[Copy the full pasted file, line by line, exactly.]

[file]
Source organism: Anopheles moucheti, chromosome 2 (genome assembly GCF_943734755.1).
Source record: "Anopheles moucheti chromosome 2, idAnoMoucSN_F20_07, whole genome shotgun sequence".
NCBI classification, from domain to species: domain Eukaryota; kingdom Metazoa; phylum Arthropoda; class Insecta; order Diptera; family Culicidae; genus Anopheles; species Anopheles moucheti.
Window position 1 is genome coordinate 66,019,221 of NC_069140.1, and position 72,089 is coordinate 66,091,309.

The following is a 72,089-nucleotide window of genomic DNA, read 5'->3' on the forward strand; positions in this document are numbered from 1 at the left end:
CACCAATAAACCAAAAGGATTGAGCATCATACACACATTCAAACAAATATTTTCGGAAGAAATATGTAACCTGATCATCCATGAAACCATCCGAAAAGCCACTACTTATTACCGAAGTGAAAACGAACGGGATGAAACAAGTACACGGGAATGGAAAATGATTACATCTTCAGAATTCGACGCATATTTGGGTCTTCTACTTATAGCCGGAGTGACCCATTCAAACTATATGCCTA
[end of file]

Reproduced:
Source organism: Anopheles moucheti, chromosome 2 (genome assembly GCF_943734755.1).
Source record: "Anopheles moucheti chromosome 2, idAnoMoucSN_F20_07, whole genome shotgun sequence".
NCBI classification, from domain to species: domain Eukaryota; kingdom Metazoa; phylum Arthropoda; class Insecta; order Diptera; family Culicidae; genus Anopheles; species Anopheles moucheti.
Window position 1 is genome coordinate 66,019,221 of NC_069140.1, and position 72,089 is coordinate 66,091,309.

The following is a 72,089-nucleotide window of genomic DNA, read 5'->3' on the forward strand; positions in this document are numbered from 1 at the left end:
CACCAATAAACCAAAAGGATTGAGCATCATACACACATTCAAACAAATATTTTCGGAAGAAATATGTAACCTGATCATCCATGAAACCATCCGAAAAGCCACTACTTATTACCGAAGTGAAAACGAACGGGATGAAACAAGTACACGGGAATGGAAAATGATTACATCTTCAGAATTCGACGCATATTTGGGTCTTCTACTTATAGCCGGAGTGACCCATTCAAACTATATGCCTA